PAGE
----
U&I

Focus: Disability, Education, Volunteerism, Women, Children and Youth

ENTHUSIASTIC, caring tutors can change the lives of children starved of opportunity and love – but at U&I the volunteer teachers are also transformed.

Young volunteers from India’s best colleges and corporates donate their time to tutor impoverished children to boost their chances at staying on at government and low-income schools.

They also help provide care and rehabilitation to battered and trafficked women as well as abandoned, mentally challenged boys and men in two government homes in Bengaluru.

These volunteers are encouraged to share their experiences on the charity’s Facebook page and it is clear they get just as much out of it as the students.

“There hasn’t been a single day that I've regretted being a part of this amazing experience. Saturday is the day I wait for in the entire week. This day alone gives me enough optimism to keep hoping that one day the world will be a better and happier place for all,” raved Pramod Bhakta, a student at the Somaiya College of Engineering and volunteer at U&I’s learning centre in Mumbai.

A major focus is to give the children extra coaching in English. Studies show that knowledge of the most-widely spoken language in the world boosts job prospects in metropolitan areas by 400%.

The goal is to have pupils stay in schools till they complete their education. Currently nine out of 10 drop out before Class 10. But with the individual attention they get from U&I volunteers – the tutor-pupil ratio is 1:3, compared to as high as 1:60 in municipal schools – children do better in their tests and are much more driven to stay.

Abdul, for example, was 11 and in Class 6 when U&I took him under their wing. His mentor Anuj, a working professional at PayTonic, recalls: “In his first assessment he didn’t even know his ABCs. By this second assessment he got a 50 out of 50 in his test. It was a proud moment for all of us.”

The U&I movement has grown from Bengaluru to nine other cities including Mumbai, Chennai and Coimbatore in partnership with orphanages, state homes, colleges, corporates and NGOs. Today U&I impacts 850 individuals in 10 cities across India.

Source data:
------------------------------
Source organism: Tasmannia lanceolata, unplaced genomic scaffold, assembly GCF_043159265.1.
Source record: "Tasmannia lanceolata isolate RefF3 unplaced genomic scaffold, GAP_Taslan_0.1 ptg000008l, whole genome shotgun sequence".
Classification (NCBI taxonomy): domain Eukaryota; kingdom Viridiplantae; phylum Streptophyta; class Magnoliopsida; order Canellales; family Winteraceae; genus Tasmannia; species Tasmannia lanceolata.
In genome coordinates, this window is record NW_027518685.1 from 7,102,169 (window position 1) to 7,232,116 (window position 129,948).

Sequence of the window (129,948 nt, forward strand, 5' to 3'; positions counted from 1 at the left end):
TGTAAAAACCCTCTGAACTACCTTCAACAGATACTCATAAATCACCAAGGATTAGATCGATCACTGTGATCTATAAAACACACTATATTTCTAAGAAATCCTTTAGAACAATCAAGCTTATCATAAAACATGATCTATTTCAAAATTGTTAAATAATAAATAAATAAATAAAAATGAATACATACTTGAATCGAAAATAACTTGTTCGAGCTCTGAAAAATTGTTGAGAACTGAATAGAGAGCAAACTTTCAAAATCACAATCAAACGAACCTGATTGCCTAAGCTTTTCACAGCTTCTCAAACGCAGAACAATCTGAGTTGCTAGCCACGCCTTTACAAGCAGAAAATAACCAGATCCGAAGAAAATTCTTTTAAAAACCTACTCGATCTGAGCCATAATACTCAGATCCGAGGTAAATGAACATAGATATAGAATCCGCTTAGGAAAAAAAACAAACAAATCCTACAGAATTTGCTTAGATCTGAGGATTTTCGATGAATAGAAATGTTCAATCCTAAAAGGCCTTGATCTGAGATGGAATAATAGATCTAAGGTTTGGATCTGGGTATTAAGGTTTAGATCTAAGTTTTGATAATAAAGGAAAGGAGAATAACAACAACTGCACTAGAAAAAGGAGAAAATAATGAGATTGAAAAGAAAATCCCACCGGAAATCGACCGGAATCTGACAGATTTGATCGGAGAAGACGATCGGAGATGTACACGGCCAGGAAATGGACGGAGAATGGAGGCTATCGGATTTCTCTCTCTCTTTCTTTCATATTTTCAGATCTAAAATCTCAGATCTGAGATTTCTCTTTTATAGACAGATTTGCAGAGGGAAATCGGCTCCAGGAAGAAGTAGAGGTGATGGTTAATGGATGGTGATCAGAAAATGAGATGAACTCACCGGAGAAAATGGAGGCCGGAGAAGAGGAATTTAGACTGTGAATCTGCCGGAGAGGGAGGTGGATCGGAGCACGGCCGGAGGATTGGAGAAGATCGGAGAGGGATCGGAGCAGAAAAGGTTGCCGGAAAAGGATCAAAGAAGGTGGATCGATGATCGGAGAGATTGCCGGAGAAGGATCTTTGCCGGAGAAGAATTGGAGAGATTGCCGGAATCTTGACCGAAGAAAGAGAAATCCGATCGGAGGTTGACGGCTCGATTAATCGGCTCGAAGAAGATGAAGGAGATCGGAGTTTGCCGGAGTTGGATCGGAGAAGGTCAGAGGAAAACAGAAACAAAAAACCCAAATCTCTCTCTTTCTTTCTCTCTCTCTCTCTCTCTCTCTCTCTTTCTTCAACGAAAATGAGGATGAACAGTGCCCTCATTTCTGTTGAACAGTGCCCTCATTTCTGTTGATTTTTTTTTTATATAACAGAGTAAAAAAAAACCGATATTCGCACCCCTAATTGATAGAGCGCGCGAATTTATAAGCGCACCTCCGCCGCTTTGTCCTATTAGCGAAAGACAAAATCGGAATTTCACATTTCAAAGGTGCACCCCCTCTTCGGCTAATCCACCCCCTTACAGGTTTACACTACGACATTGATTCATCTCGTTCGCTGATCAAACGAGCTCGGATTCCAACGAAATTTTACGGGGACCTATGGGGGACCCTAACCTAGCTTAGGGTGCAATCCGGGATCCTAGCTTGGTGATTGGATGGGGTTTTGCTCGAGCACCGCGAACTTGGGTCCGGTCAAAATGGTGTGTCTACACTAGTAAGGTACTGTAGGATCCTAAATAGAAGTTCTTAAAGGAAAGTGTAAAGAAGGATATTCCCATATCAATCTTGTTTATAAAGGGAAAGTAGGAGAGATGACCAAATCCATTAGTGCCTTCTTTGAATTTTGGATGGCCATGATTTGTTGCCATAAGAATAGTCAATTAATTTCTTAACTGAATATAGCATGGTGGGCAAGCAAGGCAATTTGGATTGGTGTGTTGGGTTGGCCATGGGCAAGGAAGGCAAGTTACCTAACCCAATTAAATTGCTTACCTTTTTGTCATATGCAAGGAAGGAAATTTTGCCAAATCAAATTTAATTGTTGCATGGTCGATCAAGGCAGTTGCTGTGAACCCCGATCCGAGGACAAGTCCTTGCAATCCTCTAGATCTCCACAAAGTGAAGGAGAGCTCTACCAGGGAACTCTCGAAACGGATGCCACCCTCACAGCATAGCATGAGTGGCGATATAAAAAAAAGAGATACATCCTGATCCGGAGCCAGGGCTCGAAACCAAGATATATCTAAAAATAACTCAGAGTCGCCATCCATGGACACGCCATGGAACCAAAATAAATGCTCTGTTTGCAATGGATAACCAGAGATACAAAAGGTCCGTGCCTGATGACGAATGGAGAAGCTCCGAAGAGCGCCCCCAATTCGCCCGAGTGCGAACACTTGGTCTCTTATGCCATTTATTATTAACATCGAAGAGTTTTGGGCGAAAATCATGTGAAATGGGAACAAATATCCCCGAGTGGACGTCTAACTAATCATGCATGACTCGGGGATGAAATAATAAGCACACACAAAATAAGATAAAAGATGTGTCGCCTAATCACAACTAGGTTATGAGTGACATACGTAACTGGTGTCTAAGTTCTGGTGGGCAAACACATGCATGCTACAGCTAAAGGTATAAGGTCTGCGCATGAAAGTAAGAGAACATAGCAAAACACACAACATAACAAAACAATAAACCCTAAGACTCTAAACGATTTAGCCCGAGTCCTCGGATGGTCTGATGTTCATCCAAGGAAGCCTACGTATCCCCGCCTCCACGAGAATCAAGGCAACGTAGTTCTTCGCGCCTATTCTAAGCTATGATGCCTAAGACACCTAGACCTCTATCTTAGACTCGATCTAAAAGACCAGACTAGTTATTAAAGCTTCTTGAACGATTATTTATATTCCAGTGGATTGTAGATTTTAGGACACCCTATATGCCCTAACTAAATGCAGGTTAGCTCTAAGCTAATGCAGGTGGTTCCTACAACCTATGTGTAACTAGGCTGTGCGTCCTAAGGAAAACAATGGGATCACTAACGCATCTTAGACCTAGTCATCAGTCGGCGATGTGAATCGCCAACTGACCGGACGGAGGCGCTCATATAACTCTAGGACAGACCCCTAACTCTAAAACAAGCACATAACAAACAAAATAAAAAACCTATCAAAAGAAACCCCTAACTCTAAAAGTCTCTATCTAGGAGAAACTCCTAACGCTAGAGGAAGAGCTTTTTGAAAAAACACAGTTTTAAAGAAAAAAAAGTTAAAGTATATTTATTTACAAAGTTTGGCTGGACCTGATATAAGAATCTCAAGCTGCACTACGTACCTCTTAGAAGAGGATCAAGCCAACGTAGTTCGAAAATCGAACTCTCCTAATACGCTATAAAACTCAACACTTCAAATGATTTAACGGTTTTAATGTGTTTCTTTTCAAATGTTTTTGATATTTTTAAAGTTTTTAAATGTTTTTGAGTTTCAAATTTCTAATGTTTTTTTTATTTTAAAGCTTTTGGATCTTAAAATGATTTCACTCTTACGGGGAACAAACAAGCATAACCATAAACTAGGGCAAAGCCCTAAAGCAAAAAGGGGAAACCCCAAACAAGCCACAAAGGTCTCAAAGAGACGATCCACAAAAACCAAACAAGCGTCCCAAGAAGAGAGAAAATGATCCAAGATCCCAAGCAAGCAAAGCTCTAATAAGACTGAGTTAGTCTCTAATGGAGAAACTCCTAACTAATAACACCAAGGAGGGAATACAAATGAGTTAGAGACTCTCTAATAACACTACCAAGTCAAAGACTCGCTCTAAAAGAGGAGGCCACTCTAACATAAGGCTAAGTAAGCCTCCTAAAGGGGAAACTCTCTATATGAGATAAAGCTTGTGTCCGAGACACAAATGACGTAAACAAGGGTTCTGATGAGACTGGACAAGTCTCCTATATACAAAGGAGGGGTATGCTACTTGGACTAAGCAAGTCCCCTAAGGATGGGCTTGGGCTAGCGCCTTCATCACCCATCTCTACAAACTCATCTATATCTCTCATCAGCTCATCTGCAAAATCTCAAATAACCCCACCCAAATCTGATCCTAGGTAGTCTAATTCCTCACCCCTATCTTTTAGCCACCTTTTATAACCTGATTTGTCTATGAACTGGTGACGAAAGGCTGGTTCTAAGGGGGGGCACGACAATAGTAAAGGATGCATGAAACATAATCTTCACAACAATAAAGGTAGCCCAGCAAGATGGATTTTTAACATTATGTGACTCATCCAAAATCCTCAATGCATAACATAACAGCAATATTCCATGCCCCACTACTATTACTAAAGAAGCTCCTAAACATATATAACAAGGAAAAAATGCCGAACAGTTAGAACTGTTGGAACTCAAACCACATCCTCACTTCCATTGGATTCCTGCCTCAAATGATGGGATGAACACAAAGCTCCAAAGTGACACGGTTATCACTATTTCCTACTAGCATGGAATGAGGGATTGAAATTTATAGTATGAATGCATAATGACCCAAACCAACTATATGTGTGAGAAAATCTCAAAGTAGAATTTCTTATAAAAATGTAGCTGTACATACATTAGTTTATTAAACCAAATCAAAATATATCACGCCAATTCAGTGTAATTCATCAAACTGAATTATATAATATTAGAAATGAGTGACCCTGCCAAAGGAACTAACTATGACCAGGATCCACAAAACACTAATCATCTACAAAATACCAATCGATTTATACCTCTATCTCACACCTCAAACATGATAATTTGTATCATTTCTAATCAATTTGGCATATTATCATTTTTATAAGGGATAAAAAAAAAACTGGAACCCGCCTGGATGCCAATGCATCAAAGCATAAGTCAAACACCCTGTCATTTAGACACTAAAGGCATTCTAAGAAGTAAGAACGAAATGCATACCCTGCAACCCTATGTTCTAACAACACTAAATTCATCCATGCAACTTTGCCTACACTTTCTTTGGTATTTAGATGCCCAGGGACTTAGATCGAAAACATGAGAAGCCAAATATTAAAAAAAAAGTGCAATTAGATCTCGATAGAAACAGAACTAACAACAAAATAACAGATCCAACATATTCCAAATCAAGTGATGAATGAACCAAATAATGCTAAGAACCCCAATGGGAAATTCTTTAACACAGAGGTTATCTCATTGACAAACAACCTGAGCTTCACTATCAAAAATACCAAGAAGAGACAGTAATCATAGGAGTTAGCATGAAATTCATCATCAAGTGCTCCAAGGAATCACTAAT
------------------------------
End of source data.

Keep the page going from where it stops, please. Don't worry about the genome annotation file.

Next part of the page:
The NGO also devotes itself to raising awareness of social issues and of how volunteering can enrich their own lives while helping others. Just two-and-a-half hours of volunteer teaching a week can transform the prospects of generations to come.

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CURRENT PROJECTS
U&I Teach

THE key programme at U&I is non-formal education for underprivileged children. This includes courses in English and tutoring in tricky subjects such as maths and science. Most of the students are first generation learners whose primary language is their mother tongue. The emphasis on teaching English is to make them more eligible for further studies and employment. The programme also includes career days, life skills training, access to a library, field trips, medical camps and counselling.

U&I Care

U&I first began as a group of volunteers helping at Bangalore's State Home for Mentally Challenged Boys. Now the programme has extended this work to two other state-run institutions – one a social service complex for men and another for women escaping abusive situations. At all three U&I staff provide rehab activities including vocational therapy, physiotherapy and special needs education. Much-needed social interaction and a learning environment also encourage the residents of the homes.

About U&I
Testimonials

My journey as a teacher kickstarted when I realised that learning has no boundaries. These little ones may address me as their teacher, but I am the one who is glad to be learning from every one of them.

Kavya, U&I volunteer, Mangalore

One of the best decisions I've taken in my life! U&I has made me more human and these kids have taught me so much more than I have taught them.

Swathi Murali, volunteer, Chennai

Once when I had a ligament tear and attended the class wearing an ankle binder, the men gave me support with their hands on my shoulders though I was capable of walking by myself. That’s one of the most memorable moments I’ve had at the men’s home.

Rajath, volunteer at Government Home for Men with Disabilities, Bengaluru

I want to thank all akkas and annas for coming here week after week to teach us. Thank you for being patient with us and for teaching us not only our subjects, but also good values.

Reena, student, Class 8, Bengaluru

Three years ago, I took one my best decisions. Two cities, two programmes, multiple hours, various events later, this is the most significant part of my life. I’ve made friends, found family and become a fully functional person.

Aravind Kanna, volunteer, Bengaluru & Chennai

THE TEAM
  • Ajit Sivaram Co-founder
  • Satish Manchikanti Co-founder